July 12 2021 11:57 AM

H.R. 3897 would allow 160,000 seasonal workers every year among other changes.

The landscaping industry is keeping a close eye on Washington, D.C., this summer as H.R. 3897, or the Returning Worker Exemption Act of 2021, has been introduced to expand the H-2B seasonal worker visa program.

The current program allows for 66,000 seasonal workers on an annual basis, broken into two 33,000 acceptance periods. H.R. 3897 will allow a total of 160,000 workers every year.

Along with expanding the number of workers, H.R. 3897 allows for a process of streamlining returning workers where they do not have to apply as a new participant each year.

“The bill also puts in place other logistical and operational features necessary for reforming the program and making it more efficient,” says Andrew Bray, vice president of government relations for the National Association of Landscape Professionals, Fairfax, Virginia. “It strengthens application procedures, streamlines the online petition and makes it easy for people to get disbarred from the program if they are not doing it correctly.”

According to Coleman Garrison, government and public affairs director for the Irrigation Association, Fairfax, Virginia, the measure will allow the landscaping industry more consistency with labor, building long-term relationships with employees instead of annual short-term working arrangements. He says it will lead to better project management and performance, as well as a more cohesive industry strategy for hiring.

“Right now we have worker shortages all over the place and many businesses rely on this program to supplement their domestic workers,” says Garrison. “This is a perfect time because there is not enough worker supply to fill these jobs as these are jobs that many in the domestic workforce do not want to do. It gives the landscaping industry the opportunity to stay in business and have the workforce that they need.”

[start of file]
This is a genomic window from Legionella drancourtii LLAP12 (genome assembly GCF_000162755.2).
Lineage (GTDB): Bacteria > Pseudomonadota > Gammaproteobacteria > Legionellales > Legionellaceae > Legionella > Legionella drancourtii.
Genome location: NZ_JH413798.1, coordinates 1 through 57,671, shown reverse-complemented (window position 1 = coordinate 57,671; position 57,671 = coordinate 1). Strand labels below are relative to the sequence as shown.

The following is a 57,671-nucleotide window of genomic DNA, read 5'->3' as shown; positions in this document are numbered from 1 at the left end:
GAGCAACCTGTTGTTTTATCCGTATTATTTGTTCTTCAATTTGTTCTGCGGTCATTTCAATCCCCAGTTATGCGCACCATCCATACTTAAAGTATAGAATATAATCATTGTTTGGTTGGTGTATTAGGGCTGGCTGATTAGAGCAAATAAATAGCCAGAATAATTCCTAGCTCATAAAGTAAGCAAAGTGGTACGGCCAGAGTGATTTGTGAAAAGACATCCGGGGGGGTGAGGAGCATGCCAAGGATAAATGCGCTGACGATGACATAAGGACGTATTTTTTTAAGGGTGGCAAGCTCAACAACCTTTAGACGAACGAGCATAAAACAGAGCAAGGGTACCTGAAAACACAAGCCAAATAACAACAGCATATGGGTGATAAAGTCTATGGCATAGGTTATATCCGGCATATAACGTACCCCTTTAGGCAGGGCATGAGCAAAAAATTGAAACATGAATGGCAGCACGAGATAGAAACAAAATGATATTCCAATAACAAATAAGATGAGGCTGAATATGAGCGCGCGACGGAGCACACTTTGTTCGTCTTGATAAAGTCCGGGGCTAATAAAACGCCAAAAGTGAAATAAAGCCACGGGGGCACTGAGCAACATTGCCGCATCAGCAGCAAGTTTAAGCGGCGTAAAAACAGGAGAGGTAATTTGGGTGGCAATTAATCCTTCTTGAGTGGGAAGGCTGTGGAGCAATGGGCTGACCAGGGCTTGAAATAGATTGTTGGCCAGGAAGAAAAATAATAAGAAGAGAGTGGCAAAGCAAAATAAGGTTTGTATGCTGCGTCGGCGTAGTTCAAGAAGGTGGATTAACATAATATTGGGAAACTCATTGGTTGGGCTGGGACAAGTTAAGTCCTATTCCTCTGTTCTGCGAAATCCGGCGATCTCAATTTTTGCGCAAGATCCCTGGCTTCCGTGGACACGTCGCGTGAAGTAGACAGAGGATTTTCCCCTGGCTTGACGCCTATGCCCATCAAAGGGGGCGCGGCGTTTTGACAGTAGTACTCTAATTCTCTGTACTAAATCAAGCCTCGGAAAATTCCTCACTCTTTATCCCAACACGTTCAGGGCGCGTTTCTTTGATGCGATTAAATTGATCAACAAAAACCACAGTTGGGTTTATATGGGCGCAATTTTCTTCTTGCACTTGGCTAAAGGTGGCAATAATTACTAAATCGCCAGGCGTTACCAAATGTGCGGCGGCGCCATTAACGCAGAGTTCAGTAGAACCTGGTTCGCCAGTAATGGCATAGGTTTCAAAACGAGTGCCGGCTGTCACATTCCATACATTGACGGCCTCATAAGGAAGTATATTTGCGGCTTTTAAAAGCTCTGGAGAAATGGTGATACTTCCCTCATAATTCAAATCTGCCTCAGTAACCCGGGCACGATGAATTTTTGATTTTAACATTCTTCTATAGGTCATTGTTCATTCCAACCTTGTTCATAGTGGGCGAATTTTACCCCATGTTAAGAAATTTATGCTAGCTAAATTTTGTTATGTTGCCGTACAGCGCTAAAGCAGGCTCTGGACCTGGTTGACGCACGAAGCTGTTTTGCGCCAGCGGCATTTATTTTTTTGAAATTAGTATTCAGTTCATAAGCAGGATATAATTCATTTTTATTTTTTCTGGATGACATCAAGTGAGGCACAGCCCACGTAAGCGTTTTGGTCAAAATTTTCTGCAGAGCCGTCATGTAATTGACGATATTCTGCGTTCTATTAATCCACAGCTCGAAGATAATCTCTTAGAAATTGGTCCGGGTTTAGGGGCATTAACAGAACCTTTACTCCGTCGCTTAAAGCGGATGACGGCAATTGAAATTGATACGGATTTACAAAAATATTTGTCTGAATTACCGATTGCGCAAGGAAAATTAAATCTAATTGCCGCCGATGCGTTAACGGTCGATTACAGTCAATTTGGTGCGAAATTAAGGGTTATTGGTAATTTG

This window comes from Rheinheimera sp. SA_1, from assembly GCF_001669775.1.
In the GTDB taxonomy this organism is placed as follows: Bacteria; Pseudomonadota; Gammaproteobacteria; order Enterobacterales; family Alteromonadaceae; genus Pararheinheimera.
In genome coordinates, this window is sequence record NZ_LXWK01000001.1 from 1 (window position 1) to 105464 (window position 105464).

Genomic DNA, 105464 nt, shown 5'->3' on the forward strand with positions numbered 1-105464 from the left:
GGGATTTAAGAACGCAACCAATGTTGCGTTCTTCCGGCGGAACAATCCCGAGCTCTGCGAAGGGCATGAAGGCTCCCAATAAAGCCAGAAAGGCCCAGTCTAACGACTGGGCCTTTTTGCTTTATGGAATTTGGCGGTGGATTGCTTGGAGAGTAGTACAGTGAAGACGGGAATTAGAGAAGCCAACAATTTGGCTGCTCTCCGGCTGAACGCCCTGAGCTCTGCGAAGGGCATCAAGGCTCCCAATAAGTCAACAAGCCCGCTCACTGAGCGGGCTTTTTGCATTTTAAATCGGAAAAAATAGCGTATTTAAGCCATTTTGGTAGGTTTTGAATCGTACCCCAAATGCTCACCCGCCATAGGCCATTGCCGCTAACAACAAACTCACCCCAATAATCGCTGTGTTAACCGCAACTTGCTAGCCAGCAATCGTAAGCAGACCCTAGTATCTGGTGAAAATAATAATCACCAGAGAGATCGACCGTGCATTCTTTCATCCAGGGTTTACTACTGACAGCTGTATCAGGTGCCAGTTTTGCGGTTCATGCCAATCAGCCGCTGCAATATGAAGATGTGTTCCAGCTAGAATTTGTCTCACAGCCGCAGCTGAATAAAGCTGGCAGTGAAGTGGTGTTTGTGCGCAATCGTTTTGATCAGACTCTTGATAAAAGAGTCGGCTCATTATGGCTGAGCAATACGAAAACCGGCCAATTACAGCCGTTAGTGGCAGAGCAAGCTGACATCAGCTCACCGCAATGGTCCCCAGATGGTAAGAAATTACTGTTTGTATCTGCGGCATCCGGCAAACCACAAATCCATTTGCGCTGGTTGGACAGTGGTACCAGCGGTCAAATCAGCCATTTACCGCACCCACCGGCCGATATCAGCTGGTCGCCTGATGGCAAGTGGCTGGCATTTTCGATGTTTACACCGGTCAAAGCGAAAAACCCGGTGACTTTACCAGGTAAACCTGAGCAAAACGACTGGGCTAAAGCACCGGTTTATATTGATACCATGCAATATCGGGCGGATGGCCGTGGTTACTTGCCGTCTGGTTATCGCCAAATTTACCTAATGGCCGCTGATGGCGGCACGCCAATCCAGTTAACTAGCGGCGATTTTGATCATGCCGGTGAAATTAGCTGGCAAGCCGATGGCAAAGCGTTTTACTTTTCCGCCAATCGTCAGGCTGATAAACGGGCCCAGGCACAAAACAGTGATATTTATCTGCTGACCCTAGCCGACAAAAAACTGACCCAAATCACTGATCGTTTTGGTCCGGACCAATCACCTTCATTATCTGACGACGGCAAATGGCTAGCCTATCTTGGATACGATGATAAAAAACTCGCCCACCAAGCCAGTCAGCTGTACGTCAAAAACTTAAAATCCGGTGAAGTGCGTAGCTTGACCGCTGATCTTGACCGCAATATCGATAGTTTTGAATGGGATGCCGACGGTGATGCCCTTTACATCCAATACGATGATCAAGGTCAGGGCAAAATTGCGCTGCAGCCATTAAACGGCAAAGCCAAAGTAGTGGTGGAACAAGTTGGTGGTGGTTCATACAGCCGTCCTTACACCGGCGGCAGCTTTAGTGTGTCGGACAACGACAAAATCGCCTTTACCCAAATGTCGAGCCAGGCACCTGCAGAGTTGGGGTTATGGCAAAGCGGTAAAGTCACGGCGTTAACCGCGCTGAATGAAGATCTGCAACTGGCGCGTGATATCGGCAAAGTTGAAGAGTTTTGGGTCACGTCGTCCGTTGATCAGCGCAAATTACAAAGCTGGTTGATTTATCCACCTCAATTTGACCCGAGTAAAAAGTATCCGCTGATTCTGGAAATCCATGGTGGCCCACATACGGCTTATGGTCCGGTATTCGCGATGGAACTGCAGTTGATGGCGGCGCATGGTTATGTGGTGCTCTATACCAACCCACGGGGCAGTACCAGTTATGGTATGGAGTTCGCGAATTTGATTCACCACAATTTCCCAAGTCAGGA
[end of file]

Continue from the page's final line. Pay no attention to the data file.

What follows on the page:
The path forward

The measure was introduced by Reps. Henry Cuellar, D-Texas; David Joyce, R-Ohio; William Keating, D-Mass.; Chellie Pingree, D-Maine; Steve Chabot, R-Ohio; and Andy Harris, R-Md. This summer will be very important to the future of H.R. 3897, as bill advocates try to get it attached to a house appropriations bill and get it passed through the U.S. House of Representatives Appropriations Committee.

“The bill still needs a Senate sponsor,” says Bray. “We are going to use the August recess as an opportunity to build awareness so we can hit the ground running when they return this fall and possibly attach it to a larger bill that can be passed in late 2021 or early 2022.”

According to Bray, the landscaping industry as a whole has been extremely supportive of the efforts of his association to get H.R. 3897 passed, as they have received more than 30,000 messages of support from industry members, vendors and other allies.

“Our industry is hyper engaged, and we just conducted a virtual fly-in of 150 meetings in 10 days to further that engagement,” says Bray. “Nobody wants to install this bill in parts; we need a whole solution to solve this worker shortage crisis.”